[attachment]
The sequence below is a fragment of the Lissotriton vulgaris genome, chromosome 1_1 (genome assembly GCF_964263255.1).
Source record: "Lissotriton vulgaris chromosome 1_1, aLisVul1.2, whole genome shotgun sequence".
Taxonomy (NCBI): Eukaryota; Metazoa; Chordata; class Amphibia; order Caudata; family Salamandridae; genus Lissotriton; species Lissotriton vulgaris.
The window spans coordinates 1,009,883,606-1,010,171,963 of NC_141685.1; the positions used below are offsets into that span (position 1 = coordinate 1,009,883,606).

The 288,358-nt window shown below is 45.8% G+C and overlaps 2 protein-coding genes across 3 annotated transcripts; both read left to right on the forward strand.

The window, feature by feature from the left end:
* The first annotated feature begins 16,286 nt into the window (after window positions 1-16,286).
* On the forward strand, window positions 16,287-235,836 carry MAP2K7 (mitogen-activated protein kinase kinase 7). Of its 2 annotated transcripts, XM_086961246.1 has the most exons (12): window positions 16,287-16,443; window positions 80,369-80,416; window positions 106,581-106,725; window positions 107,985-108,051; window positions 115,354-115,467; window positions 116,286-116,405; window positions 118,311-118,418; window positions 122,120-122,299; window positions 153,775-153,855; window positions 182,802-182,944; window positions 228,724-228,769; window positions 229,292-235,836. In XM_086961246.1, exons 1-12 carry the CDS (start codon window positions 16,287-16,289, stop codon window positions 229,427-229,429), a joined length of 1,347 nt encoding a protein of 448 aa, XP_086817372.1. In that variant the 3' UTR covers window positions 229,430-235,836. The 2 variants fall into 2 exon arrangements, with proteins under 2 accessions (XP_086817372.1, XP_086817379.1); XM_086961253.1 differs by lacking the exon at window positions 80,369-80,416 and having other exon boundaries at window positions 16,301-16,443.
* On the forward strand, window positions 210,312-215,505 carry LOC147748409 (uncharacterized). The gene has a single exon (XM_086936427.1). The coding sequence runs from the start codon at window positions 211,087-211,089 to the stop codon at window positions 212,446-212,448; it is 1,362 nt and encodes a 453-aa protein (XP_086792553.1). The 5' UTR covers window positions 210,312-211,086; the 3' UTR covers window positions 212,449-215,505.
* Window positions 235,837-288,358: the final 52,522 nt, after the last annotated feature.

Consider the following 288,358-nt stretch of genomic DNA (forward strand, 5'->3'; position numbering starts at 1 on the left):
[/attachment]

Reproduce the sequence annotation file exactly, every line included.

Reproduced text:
The sequence below is a fragment of the Lissotriton vulgaris genome, chromosome 1_1 (genome assembly GCF_964263255.1).
Source record: "Lissotriton vulgaris chromosome 1_1, aLisVul1.2, whole genome shotgun sequence".
Taxonomy (NCBI): Eukaryota; Metazoa; Chordata; class Amphibia; order Caudata; family Salamandridae; genus Lissotriton; species Lissotriton vulgaris.
The window spans coordinates 1,009,883,606-1,010,171,963 of NC_141685.1; the positions used below are offsets into that span (position 1 = coordinate 1,009,883,606).

The 288,358-nt window shown below is 45.8% G+C and overlaps 2 protein-coding genes across 3 annotated transcripts; both read left to right on the forward strand.

The window, feature by feature from the left end:
* The first annotated feature begins 16,286 nt into the window (after window positions 1-16,286).
* On the forward strand, window positions 16,287-235,836 carry MAP2K7 (mitogen-activated protein kinase kinase 7). Of its 2 annotated transcripts, XM_086961246.1 has the most exons (12): window positions 16,287-16,443; window positions 80,369-80,416; window positions 106,581-106,725; window positions 107,985-108,051; window positions 115,354-115,467; window positions 116,286-116,405; window positions 118,311-118,418; window positions 122,120-122,299; window positions 153,775-153,855; window positions 182,802-182,944; window positions 228,724-228,769; window positions 229,292-235,836. In XM_086961246.1, exons 1-12 carry the CDS (start codon window positions 16,287-16,289, stop codon window positions 229,427-229,429), a joined length of 1,347 nt encoding a protein of 448 aa, XP_086817372.1. In that variant the 3' UTR covers window positions 229,430-235,836. The 2 variants fall into 2 exon arrangements, with proteins under 2 accessions (XP_086817372.1, XP_086817379.1); XM_086961253.1 differs by lacking the exon at window positions 80,369-80,416 and having other exon boundaries at window positions 16,301-16,443.
* On the forward strand, window positions 210,312-215,505 carry LOC147748409 (uncharacterized). The gene has a single exon (XM_086936427.1). The coding sequence runs from the start codon at window positions 211,087-211,089 to the stop codon at window positions 212,446-212,448; it is 1,362 nt and encodes a 453-aa protein (XP_086792553.1). The 5' UTR covers window positions 210,312-211,086; the 3' UTR covers window positions 212,449-215,505.
* Window positions 235,837-288,358: the final 52,522 nt, after the last annotated feature.

Consider the following 288,358-nt stretch of genomic DNA (forward strand, 5'->3'; position numbering starts at 1 on the left):